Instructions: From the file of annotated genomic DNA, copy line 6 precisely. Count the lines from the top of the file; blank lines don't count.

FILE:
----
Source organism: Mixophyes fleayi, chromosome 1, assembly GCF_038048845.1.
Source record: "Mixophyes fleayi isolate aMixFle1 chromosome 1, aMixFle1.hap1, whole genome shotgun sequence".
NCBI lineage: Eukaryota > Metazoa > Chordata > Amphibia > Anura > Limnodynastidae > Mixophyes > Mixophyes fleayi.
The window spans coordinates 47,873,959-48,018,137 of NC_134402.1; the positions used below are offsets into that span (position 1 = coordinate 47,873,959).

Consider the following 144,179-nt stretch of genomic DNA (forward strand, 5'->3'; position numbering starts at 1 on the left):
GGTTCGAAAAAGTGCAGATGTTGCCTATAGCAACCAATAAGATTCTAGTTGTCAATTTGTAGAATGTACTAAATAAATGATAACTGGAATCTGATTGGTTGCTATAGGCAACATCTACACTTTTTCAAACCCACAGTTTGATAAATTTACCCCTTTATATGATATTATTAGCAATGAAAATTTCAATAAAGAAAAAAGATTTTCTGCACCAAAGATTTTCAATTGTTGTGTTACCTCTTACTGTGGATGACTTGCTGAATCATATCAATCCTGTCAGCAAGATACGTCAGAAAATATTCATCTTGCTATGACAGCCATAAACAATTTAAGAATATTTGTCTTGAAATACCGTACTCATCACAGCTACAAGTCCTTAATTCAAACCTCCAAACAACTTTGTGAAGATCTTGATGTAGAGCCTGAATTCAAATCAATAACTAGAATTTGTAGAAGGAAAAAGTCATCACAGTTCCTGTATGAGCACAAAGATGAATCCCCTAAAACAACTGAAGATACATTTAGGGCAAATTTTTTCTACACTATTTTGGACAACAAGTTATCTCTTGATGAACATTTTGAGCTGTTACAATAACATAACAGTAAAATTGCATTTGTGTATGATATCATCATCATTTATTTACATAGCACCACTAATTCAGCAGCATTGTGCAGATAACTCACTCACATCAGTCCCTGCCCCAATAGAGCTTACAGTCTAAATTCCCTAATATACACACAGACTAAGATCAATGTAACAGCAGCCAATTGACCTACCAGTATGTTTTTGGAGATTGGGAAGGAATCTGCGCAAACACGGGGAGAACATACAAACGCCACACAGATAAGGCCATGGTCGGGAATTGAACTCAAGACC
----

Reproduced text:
GGTTCGAAAAAGTGCAGATGTTGCCTATAGCAACCAATAAGATTCTAGTTGTCAATTTGTAGAATGTACTAAATAAATGATAACTGGAATCTGATTGGTTGCTATAGGCAACATCTACACTTTTTCAAACCCACAGTTTGATAAATTTACCCCTTTATATGATATTATTAGCAATGAAAATTTCAATAAAGAAAAAAGATTTTCTGCACCAAAGATTTTCAATTGTTGTGTTACCTCTTACTGTGGATGACTTGCTGAATCATATCAATCCTGTCAGCAAGATACGTCAGAAAATATTCATCTTGCTATGACAGCCATAAACAATTTAAGAATATTTGTCTTGAAATACCGTACTCATCACAGCTACAAGTCCTTAATTCAAACCTCCAAACAACTTTGTGAAGATCTTGATGTAGAGCCTGAATTCAAATCAATAACTAGAATTTGTAGAAGGAAAAAGTCATCACAGTTCCTGTATGAGCACAAAGATGAATCCCCTAAAACAACTGAAGATACATTTAGGGCAAATTTTTTCTACACTATTTTGGACAACAAGTTATCTCTTGATGAACATTTTGAGCTGTTACAATAACATAACAGTAAAATTGCATTTGTGTATGATATCATCATCATTTATTTACATAGCACCACTAATTCAGCAGCATTGTGCAGATAACTCACTCACATCAGTCCCTGCCCCAATAGAGCTTACAGTCTAAATTCCCTAATATACACACAGACTAAGATCAATGTAACAGCAGCCAATTGACCTACCAGTATGTTTTTGGAGATTGGGAAGGAATCTGCGCAAACACGGGGAGAACATACAAACGCCACACAGATAAGGCCATGGTCGGGAATTGAACTCAAGACC